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Taking Rita Seriously

Thousands of residents fled the Florida Keys as Tropical Storm Rita barreled toward the island chain, poised to grow into a hurricane with a potential 9-foot storm surge and sparking fears it could eventually ravage the hobbled Gulf Coast.

"Once Rita crosses the Florida Keys, it'll probably strengthen into a major hurricane over the next couple of days," said CBS News Meteorologist George Cullen. "Right now, all projected paths point to a Texas landfall."

South Floridians kept a wary eye on Rita, which threatened to arrive Tuesday and drop up to 15 inches of rain on some parts of the low-lying Keys. Oil prices surged on the possibility that oil and gas production would be interrupted once again.

"I've lived in Florida all my life," said James Swindell, 37, who shopped along a cleared-out Miami Beach on Monday. "You always have to be worried about a storm, because they are too unpredictable and they can shift on you at the last minute. Nobody knows what they are going to do."

In New Orleans, the mayor suspended his plan to start bringing residents back to the city after forecasters warned that Rita could follow Hurricane Katrina's course into the Gulf of Mexico and shatter his city's already weakened levees.

"It's projected to be a category 3 storm," said Nagin on CBS News' The Early Show. "It's probably going to pass to the west of us, which means if it gets close enough, we would get most of the wind and the rain from this hurricane."

Authorities are now making plans to get anyone who made it back out of the city, reports CBS News Correspondent Cami McCormick. Three military ships are making plans to leave, and New Orleans Mayor Ray Nagin said the military has plans for evacuating its personnel. For others, hundreds of buses are ready to roll. They will load up passengers in downtown New Orleans and on the west bank, but also on the southwest Louisiana coast.

The storm had top sustained winds of 70 mph early Tuesday, and it was expected to strengthen into a Category 1 hurricane, with winds of at least 74 mph, as it approached the Keys. The storm's outer rain bands began drenching the Keys and Miami-Dade County early Tuesday after felling trees in the Bahamas.

"The main concern now is the Florida Keys," said Max Mayfield, director of the National Hurricane Center in Miami. "It's moving over very warm water and that's extremely favorable for development."

In the Florida Keys, it's typically tough to get a hurricane warning taken seriously. Not this time. People not only heard the order to get out, they listened — residents and tourists alike.

"You've got to be smart about it and if you don't respect it after what happened to Katrina, it's disrespectful not to leave when they tell you to leave," said a tourist.

But by Tuesday morning, emergency officials said it was too late to leave, and anyone left should simply go to a shelter, reports CBS News Correspondent Mark Strassmann.

Hurricane warnings were posted for the Keys and Miami-Dade County, the hurricane center said. Residents and visitors were ordered to clear out of the Keys, and voluntary evacuation orders were posted for some 134,000 Miami-Dade residents of coastal areas such as Miami Beach.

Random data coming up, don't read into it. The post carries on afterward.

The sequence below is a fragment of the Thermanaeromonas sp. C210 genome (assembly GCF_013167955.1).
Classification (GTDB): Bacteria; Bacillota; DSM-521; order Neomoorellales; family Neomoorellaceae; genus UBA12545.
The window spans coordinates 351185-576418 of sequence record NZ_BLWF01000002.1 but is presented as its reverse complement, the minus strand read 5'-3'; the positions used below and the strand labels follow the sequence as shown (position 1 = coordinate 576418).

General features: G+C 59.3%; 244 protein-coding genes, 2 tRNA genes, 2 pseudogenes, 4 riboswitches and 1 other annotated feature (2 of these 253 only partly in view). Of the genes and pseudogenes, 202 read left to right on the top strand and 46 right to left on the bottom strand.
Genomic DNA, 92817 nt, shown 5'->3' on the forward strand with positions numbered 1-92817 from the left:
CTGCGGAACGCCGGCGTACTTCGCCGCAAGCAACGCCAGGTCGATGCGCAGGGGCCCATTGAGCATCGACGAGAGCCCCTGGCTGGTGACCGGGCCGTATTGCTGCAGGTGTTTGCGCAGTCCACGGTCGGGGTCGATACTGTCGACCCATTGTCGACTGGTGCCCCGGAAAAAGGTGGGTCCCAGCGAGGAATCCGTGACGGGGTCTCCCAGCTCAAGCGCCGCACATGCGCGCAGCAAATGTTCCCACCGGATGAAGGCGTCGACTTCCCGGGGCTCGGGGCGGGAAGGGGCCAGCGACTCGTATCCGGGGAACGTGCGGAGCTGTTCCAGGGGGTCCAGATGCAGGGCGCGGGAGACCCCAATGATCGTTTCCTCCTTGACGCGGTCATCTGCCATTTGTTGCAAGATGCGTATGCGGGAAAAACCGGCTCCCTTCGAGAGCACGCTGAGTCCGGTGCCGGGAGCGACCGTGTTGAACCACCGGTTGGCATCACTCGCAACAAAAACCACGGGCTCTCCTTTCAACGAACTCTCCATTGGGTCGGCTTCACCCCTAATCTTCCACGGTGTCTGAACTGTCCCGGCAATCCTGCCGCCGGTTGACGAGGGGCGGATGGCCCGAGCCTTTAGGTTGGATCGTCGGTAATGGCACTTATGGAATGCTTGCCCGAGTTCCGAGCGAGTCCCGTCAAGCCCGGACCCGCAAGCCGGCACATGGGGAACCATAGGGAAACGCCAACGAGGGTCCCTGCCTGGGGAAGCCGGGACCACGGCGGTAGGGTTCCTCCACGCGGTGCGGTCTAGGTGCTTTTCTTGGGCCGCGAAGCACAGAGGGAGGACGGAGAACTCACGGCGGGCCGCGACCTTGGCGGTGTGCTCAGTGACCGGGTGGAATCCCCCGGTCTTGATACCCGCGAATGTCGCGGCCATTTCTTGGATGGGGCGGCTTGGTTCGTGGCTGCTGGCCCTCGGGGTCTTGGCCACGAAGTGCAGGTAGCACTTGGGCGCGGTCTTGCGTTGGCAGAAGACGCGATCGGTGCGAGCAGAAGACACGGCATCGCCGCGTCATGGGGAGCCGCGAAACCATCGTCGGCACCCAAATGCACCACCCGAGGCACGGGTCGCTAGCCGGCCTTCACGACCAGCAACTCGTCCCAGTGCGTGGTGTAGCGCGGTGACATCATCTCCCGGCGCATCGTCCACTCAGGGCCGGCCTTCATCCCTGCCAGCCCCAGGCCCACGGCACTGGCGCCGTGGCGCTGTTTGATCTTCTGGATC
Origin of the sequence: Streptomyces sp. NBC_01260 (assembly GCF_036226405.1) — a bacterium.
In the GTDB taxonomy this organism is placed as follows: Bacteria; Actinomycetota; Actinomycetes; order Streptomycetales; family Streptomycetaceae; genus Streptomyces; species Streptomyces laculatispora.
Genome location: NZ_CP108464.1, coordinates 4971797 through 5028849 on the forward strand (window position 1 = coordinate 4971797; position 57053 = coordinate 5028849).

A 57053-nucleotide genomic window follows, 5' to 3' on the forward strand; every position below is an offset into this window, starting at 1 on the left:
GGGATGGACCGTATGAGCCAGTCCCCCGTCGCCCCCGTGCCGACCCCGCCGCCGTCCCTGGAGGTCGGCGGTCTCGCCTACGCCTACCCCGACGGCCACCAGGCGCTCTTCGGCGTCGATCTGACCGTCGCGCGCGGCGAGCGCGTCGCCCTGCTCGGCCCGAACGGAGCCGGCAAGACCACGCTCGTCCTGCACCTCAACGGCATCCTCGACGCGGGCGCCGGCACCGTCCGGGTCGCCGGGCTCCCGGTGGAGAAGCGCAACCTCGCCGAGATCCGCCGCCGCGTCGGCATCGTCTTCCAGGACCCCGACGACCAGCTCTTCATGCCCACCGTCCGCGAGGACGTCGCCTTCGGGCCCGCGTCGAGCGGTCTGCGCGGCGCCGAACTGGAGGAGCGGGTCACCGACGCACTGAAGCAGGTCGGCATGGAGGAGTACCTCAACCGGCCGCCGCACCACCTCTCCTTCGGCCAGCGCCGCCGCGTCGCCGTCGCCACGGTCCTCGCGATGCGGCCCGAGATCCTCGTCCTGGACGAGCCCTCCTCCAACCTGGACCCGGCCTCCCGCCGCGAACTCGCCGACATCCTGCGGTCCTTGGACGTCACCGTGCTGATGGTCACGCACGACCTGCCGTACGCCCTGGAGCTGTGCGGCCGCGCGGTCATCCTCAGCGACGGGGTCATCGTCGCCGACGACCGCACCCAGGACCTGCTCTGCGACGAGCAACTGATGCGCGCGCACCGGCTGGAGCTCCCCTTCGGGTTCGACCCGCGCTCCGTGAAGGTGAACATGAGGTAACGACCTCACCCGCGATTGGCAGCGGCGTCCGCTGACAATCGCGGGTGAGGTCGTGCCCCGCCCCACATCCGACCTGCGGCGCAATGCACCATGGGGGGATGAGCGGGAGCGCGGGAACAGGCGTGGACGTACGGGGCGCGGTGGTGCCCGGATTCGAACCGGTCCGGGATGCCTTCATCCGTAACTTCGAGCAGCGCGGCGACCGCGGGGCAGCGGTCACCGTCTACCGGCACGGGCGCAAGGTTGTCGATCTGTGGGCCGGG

"We're just trying to get enough gas to get home," said Andres Sweeting, 29, of Miami, as he stopped at a Coconut Grove gas station with his family. Long lines of customers had depleted two of the station's four gasoline tanks.

Forecasters said 3 to 5 inches of rain was possible across southern Florida. A storm surge rising 6 to 9 feet above normal tide level was predicted for the Keys.

At 5 a.m. EDT, Rita was centered about 160 miles east-southeast of Key West. It was moving west-northwest near 15 mph, according to the hurricane center.

Rita could become the seventh hurricane to hit Florida in the last 13 months. Rita is the 17th named storm of the Atlantic hurricane season, making this the fourth-busiest season since record-keeping started in 1851. The record is 21 tropical storms in 1933.

"I'm calling for a voluntary evacuation of Galveston," Texas, nearly 900 miles from Key West, said Mayor Lyda Ann Thomas. Forecasters said Rita could make landfall in Mexico or Texas by the weekend, with a possibility that it could turn toward Louisiana.

Louisiana Gov. Kathleen Blanco urged everyone in the southwest part of the state to prepare to evacuate. "If Rita passes us by, we will thank the Lord for our blessings," Blanco told the state's storm-weary residents in a televised address.

Nagin told Early Show co-anchor Hannah Storm getting cooperation on this evacuation order shouldn't be a problem.

"I don't think we're going to have to really strongly enforce it," he said. "Anybody that comes back to New Orleans and sees the devastation from Katrina and realizes that there is another category 3 storm out in the Gulf, they should leave pretty quickly."

The last hurricane to directly hit Key West was 1998's Hurricane Georges, which slammed the city with 105 mph winds, damaging hundreds of homes and closing the island to tourists for two weeks.

Crude-oil futures rose above $67 a barrel Monday, in part because of worries about Rita. About 56 percent of the Gulf's oil production was already out of operation Monday because of Katrina's damage, the federal Minerals Management Service said.

Elsewhere in the Atlantic, Hurricane Philippe was far out at sea and posed no immediate threat to land. The hurricane season started June 1 and ends Nov. 30.

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